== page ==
Things to do in Denver

Gateway to the Great Outdoors

One of America's youngest cities, Denver was born during the great "Pike's Peak or Bust" gold rush of 1859. Today, gleaming skyscrapers and stately residential homes stand where gunslingers and gold miners once strutted.

Because Denver boasts great skiing in the nearby Rockies, people assume the city gets a lot of snow—not so. Actually, Denver is located on the plains, and receives no more precipitation than Los Angeles, averaging 300-some days of sunshine a year. Spring and summer temperatures are mild, but may require a light jacket for cool evenings.

Downtown, on the west steps of the Capitol Building, a plaque marks a spot exactly 5,280 feet above sea level—a mile high. Despite the elevation, Denver is relatively flat, making it easy to park in and explore on foot. At the heart of the city is the 16th Street Mall, a mile-long pedestrian promenade accessible via free shuttle buses. Historic Larimer Square, Denver's oldest street, and LoDo, or Lower Downtown, have been meticulously restored and feature authentically renovated courtyards, gas lamps, and horse-carriage rides past Victorian buildings.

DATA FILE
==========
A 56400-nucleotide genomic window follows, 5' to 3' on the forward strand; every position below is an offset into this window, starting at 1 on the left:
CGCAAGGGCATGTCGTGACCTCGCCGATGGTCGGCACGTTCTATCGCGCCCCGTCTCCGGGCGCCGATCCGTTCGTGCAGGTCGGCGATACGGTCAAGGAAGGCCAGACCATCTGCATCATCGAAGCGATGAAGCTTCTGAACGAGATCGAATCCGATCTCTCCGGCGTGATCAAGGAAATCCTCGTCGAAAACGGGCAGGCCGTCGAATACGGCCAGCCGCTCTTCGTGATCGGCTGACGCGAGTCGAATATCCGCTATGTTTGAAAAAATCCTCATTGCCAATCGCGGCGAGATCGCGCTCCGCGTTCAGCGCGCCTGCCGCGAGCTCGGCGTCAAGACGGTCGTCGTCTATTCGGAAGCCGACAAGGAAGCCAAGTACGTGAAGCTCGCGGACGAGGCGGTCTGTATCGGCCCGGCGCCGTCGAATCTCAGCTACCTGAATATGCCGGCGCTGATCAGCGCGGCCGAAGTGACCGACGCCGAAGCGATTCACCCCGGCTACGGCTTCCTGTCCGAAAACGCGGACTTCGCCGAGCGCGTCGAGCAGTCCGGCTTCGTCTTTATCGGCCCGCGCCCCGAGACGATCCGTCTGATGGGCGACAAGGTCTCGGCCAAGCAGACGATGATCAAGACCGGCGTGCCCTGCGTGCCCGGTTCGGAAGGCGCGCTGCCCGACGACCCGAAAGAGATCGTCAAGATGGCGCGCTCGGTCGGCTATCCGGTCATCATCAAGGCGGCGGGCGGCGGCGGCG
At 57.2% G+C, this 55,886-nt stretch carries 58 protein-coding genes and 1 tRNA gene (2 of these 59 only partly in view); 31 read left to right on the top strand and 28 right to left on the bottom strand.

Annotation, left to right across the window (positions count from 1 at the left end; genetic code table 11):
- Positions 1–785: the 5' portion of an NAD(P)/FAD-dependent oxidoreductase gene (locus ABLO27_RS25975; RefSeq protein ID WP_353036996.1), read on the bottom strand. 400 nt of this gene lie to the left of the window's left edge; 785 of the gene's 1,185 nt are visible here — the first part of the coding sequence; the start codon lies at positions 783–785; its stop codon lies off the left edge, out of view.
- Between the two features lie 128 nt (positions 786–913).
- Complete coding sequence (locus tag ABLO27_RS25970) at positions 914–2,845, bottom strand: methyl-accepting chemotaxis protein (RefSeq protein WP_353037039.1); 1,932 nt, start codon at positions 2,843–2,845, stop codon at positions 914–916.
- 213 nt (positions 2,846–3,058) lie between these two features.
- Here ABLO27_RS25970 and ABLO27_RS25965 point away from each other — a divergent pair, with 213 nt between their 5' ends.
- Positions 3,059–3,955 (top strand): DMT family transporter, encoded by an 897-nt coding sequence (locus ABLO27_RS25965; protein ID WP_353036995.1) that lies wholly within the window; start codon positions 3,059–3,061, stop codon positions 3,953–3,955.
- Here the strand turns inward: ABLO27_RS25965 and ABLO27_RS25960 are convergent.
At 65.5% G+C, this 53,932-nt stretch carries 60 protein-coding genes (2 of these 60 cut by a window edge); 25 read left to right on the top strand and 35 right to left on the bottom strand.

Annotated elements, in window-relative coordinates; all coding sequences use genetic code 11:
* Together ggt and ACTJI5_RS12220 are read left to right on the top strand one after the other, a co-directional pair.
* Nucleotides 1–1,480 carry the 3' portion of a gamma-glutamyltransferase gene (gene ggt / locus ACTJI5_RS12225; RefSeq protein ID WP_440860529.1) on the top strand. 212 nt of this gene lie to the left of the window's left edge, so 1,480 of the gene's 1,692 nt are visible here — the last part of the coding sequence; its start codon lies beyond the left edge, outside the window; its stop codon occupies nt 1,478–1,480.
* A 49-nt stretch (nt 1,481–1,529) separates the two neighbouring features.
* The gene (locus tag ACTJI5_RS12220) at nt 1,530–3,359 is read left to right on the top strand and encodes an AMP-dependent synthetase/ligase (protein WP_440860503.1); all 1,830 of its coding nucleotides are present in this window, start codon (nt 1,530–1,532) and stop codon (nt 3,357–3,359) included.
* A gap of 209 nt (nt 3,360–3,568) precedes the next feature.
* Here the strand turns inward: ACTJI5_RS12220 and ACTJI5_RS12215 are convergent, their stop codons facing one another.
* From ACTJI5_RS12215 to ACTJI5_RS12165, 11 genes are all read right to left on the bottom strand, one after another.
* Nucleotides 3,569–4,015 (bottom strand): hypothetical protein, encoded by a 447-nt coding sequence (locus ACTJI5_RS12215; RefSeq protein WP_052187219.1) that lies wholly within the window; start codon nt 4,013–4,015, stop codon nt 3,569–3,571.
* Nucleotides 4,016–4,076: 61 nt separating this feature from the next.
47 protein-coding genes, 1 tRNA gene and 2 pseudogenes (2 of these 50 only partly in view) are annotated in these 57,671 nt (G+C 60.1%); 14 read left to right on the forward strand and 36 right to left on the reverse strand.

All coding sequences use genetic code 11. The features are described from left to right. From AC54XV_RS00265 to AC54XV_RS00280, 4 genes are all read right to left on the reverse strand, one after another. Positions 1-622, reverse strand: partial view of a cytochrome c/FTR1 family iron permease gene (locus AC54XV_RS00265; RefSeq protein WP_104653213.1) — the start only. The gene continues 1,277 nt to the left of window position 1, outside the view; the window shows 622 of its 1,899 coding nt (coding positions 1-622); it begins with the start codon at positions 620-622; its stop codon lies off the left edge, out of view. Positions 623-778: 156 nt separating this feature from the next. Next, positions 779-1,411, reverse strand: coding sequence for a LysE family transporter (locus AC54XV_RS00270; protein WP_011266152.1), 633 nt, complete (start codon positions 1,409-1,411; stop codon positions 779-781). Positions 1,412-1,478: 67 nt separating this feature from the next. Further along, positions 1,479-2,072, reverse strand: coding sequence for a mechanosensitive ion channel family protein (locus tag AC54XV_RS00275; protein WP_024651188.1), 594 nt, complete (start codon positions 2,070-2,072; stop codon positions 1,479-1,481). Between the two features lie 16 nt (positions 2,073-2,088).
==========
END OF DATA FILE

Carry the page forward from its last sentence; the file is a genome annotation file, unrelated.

Yet the real attractions for outdoor enthusiasts lie slightly further afield. Less than an hour from downtown you can fly-fish the famed South Platte River, hot air balloon over the Front Range, hike the Red Rocks near Morrison, or mountain bike on singletrack through rolling forests. There is no limit to recreational opportunities near the city—what follows are four of my favorites:

Carolyn Z. Shelton is a freelance writer based in Sultan, Washington.

Published: 30 Apr 2002 | Last Updated: 15 Sep 2010
Details mentioned in this article were accurate at the time of publication


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